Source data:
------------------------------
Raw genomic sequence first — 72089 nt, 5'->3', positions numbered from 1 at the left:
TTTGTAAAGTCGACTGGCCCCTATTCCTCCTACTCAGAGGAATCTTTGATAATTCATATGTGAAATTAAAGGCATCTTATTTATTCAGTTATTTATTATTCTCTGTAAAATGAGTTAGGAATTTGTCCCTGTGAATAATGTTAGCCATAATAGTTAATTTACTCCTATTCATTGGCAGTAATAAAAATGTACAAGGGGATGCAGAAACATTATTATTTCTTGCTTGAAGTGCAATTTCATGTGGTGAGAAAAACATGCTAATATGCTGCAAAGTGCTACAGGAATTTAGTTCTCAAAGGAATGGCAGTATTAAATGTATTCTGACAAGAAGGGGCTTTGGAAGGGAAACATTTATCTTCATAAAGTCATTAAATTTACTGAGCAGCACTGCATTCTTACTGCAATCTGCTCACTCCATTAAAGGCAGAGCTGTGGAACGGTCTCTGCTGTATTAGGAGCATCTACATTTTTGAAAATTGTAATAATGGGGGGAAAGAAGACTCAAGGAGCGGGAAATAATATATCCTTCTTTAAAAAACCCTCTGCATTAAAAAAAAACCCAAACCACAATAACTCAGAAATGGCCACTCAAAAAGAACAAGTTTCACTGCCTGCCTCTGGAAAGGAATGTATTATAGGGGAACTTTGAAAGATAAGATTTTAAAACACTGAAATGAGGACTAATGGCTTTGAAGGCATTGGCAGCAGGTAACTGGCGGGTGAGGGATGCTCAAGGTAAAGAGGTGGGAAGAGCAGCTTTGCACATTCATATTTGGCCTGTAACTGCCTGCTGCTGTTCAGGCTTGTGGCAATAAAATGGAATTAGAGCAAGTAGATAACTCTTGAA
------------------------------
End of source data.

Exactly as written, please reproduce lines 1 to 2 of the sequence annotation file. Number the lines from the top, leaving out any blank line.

Raw genomic sequence first — 72089 nt, 5'->3', positions numbered from 1 at the left:
TTTGTAAAGTCGACTGGCCCCTATTCCTCCTACTCAGAGGAATCTTTGATAATTCATATGTGAAATTAAAGGCATCTTATTTATTCAGTTATTTATTATTCTCTGTAAAATGAGTTAGGAATTTGTCCCTGTGAATAATGTTAGCCATAATAGTTAATTTACTCCTATTCATTGGCAGTAATAAAAATGTACAAGGGGATGCAGAAACATTATTATTTCTTGCTTGAAGTGCAATTTCATGTGGTGAGAAAAACATGCTAATATGCTGCAAAGTGCTACAGGAATTTAGTTCTCAAAGGAATGGCAGTATTAAATGTATTCTGACAAGAAGGGGCTTTGGAAGGGAAACATTTATCTTCATAAAGTCATTAAATTTACTGAGCAGCACTGCATTCTTACTGCAATCTGCTCACTCCATTAAAGGCAGAGCTGTGGAACGGTCTCTGCTGTATTAGGAGCATCTACATTTTTGAAAATTGTAATAATGGGGGGAAAGAAGACTCAAGGAGCGGGAAATAATATATCCTTCTTTAAAAAACCCTCTGCATTAAAAAAAAACCCAAACCACAATAACTCAGAAATGGCCACTCAAAAAGAACAAGTTTCACTGCCTGCCTCTGGAAAGGAATGTATTATAGGGGAACTTTGAAAGATAAGATTTTAAAACACTGAAATGAGGACTAATGGCTTTGAAGGCATTGGCAGCAGGTAACTGGCGGGTGAGGGATGCTCAAGGTAAAGAGGTGGGAAGAGCAGCTTTGCACATTCATATTTGGCCTGTAACTGCCTGCTGCTGTTCAGGCTTGTGGCAATAAAATGGAATTAGAGCAAGTAGATAACTCTTGAA